Algiers: Our Lady of Africa

The basilica of Our Lady of Africa (Notre-Dame d'Afrique) in Algiers, is a place of worship popular among both Catholics and Muslims. Also known as Lalla Meriem or Madame l'Afrique, it is on the north side of Algiers, on a 124 m (407 ft) cliff overlooking the Bay of Algiers. It can be considered to be the counter-piece to the church of Notre-Dame de la Garde on the other side of the Mediterranean, in Marseille.

A message of love in a Muslim country

On the heights of Algiers, in the basilica of Our Lady of Africa, on the apse above the main altar, is this inscription:

"Our Lady of Africa, pray for us and for Muslims."

This Marian prayer has never been erased. Both Muslims and Christians come here to pray to Mary and offer her flowers.

There is also a sentence by Saint Augustine (Algerian, d. 430), written in French, Arabic and Kabyle:

"Brotherly love comes from God, and is God himself."

This is a very strong statement, in a country where some kill in the name of Allah.

The following story explains that there is a special connection between Algiers and the city of Lyons in France:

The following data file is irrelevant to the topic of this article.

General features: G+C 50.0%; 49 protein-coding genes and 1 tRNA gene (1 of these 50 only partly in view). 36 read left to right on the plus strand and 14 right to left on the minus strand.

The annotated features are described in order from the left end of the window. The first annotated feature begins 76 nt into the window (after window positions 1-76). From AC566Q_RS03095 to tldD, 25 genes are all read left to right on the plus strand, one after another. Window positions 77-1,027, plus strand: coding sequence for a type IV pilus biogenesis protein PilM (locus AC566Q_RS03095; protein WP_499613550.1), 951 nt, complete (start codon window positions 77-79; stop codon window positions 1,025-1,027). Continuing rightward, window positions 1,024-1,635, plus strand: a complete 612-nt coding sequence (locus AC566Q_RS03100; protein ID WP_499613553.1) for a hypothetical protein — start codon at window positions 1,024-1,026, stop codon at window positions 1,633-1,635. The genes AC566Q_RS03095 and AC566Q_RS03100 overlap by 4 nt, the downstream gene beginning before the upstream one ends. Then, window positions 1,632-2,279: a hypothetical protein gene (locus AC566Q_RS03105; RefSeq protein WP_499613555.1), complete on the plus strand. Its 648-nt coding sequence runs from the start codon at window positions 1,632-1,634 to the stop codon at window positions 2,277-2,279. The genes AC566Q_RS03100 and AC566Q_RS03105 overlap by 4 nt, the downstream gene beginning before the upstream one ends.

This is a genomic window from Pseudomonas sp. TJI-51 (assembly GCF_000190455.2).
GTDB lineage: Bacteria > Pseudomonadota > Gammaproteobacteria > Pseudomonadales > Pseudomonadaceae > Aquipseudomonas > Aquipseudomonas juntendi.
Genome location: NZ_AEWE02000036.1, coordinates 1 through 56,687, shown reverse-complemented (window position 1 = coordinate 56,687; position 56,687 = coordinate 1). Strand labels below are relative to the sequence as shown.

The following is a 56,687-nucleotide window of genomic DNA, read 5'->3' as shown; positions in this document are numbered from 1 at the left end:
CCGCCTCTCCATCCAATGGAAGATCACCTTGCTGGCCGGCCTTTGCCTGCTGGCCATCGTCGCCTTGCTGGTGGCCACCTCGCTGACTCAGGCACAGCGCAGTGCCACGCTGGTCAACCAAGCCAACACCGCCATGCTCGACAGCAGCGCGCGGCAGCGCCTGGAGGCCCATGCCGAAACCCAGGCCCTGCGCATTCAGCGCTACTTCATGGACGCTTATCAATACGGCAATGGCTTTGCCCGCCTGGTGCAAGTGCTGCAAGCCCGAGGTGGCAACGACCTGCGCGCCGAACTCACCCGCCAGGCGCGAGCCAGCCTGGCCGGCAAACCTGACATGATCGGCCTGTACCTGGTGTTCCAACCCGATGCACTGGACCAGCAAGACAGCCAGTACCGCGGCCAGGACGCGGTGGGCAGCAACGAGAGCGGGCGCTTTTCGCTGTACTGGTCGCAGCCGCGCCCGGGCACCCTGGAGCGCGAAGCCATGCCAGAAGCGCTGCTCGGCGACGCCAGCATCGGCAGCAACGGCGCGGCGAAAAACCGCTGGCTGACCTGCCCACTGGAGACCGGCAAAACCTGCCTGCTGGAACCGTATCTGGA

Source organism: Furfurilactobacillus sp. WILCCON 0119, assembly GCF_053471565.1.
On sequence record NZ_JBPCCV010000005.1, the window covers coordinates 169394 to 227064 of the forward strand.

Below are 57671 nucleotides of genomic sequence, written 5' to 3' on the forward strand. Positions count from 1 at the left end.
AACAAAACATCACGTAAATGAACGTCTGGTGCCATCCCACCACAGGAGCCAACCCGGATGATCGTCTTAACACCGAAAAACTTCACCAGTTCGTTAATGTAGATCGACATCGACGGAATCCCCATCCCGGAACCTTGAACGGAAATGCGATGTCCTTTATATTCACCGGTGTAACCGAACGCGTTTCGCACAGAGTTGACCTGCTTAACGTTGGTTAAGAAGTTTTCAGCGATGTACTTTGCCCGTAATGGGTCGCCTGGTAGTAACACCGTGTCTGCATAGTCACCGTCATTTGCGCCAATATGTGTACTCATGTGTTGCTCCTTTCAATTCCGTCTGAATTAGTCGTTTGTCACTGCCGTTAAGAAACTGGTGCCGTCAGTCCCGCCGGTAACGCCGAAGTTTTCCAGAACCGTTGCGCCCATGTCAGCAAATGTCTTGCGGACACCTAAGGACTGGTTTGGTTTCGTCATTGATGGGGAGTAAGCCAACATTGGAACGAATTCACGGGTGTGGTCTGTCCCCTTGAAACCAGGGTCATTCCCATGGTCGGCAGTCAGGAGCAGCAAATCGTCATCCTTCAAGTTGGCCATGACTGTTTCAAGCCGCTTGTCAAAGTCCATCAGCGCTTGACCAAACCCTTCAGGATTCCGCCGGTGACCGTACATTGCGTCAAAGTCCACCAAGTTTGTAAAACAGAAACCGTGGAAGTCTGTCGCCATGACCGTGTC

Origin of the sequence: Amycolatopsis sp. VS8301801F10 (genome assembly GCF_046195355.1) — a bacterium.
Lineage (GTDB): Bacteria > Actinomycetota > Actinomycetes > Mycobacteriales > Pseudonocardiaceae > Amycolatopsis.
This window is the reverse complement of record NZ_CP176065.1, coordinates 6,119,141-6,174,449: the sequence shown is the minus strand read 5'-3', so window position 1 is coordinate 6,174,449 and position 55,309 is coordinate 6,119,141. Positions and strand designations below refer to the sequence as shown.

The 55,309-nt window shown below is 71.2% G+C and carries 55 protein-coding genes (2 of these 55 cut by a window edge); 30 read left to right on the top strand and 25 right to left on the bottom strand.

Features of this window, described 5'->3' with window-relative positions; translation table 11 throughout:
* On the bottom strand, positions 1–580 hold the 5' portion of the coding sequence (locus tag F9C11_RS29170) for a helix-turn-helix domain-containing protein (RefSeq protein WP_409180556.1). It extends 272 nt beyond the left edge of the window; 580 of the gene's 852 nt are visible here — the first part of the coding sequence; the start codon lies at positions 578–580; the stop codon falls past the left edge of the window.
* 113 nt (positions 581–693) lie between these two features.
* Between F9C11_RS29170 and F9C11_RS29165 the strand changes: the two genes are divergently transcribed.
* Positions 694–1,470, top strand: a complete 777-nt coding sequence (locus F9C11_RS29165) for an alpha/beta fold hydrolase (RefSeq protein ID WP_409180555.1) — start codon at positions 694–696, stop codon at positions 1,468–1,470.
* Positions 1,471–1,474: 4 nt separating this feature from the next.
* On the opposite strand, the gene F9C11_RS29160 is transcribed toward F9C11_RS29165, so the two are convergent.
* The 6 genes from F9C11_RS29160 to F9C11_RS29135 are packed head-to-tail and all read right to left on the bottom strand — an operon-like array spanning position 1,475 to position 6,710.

The first shrine, in 1846, was a small grotto with a statue of "Our Lady of the Ravine," quickly filled with ex votos. In 1857 there was a temporary church, with a beautiful Black Madonna – a gift from the Ladies of the Sacred Heart of Lyons in May 1840 to the first bishop of Algiers.

Bishop Charles Lavigerie, declining an appointment of Archbishop of Lyons, requested instead an appointment to the see of Algiers, where he oversaw the construction of this important basilica, inaugurated in 1872. He also founded the order of priests called the White Fathers, and similar orders of brothers and nuns.

We should also mention that the statue of the Archangel Saint Michael that dominates Lyons has a silver replica in a chapel of the Algerian basilica, a gift from some

Source: "Alger de 1830 à 1962" by Guy Tudury éd. Lacour Collection Rediviva, 1994.